The purchase of this “Friendship Knot” sculpture by Shinkichi Tajiri is just one example.
This bronze and stone monument by Louis Quaintance and Eugene Daub sits in Toriumi Plaza. The text on the monument reads,
“From the late 1800s Japantowns began to emerge in California’s port towns and agricultural areas where Japanese immigrants helped build the state’s economy through fishing, farming and other businesses. By the 1930s, as many as forty Japantowns existed throughout the state. The forced evacuation of Japanese Americans during World War II, and later, urban renewal in the 1960s and 1970s, greatly impacted the fate of these unique historic districts. This common landmark resides in three of the remaining Japantowns in San Francisco, San Jose, and Los Angeles. It pays tribute to the contributions of Californians of Japanese ancestry and is dedicated to Japantowns that today exist only in memories.”
The “Home is Little Tokyo” mural depicts present-day life in Little Tokyo. The brightly-colored mural spans 40-feet along the wall fronting Central and is 16-feet tall. Artists Tony Osumi, Sergio Diaz and Jorge Diaz involved community members in the mural design process through open meetings to discuss and collect ideas. Each image in the mural has significance to the community and its residents. The 1970’s was a time when many third generation “Sansei” returned to Little Tokyo to serve their community. This is depicted in the upper-right hand corner by a Sansei carrying a first generation Issei at a community health fair. Connecting us back to Toyo Miyatake’s images of Manzanar, look for the older woman lighting a candle with two children. This picture was taken from a 1983 Day of Remembrance poster but also represents the community’s candlelight vigil that followed 9/11 in support of Muslim and Arab Americans. The image of Mt. Fuji and cherry blossoms were requested by post-World War II immigrants in memory of their homeland. The Latino restaurant worker stands for the community’s diversity. The dancers and lanterns are symbols of Nisei Day parades. The mural also honors African Americans who moved into Little Tokyo after the Japanese were sent to the camps. They found work in Little Tokyo, and often lived in the spaces that the Japanese had left. The area was referred to as Bronzeville during this time and nearly 80,000 residents thrived here.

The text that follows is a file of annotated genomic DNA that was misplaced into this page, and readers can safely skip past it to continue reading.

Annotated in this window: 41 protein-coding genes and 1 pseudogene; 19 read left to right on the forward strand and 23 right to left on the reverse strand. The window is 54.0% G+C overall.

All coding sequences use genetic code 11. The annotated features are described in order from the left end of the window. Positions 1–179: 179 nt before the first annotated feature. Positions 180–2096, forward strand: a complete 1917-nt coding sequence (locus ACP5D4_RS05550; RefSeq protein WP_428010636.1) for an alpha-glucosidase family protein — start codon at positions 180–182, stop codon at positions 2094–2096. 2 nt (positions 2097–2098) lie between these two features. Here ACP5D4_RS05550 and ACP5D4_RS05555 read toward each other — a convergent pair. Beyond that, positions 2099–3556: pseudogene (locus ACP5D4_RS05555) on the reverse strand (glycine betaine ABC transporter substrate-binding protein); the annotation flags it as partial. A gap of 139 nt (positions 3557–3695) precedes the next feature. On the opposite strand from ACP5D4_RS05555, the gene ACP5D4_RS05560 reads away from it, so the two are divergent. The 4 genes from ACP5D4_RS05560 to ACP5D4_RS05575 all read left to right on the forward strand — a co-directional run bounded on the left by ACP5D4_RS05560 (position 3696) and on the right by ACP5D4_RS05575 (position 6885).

After the war, work was scarce. The African Americans began to move out and many Japanese people returned. (For more information about the history of Little Tokyo, go here.)
On 1st Street between Judge John Aiso Street and Alameda are historic buildings and shops with unique architecture. One of these buildings in Fugetsu-Do, a candy shop that also makes mochi.
We then visited the “Go For Broke” monument. “Go For Broke” was the motto of the 100th Infantry Battalion/442nd Regimental Combat Team. The team, consisting of nearly all Nisei men, became the most decorated unit in US history for its size and length of service, with more than 18,000 individual awards shared among them.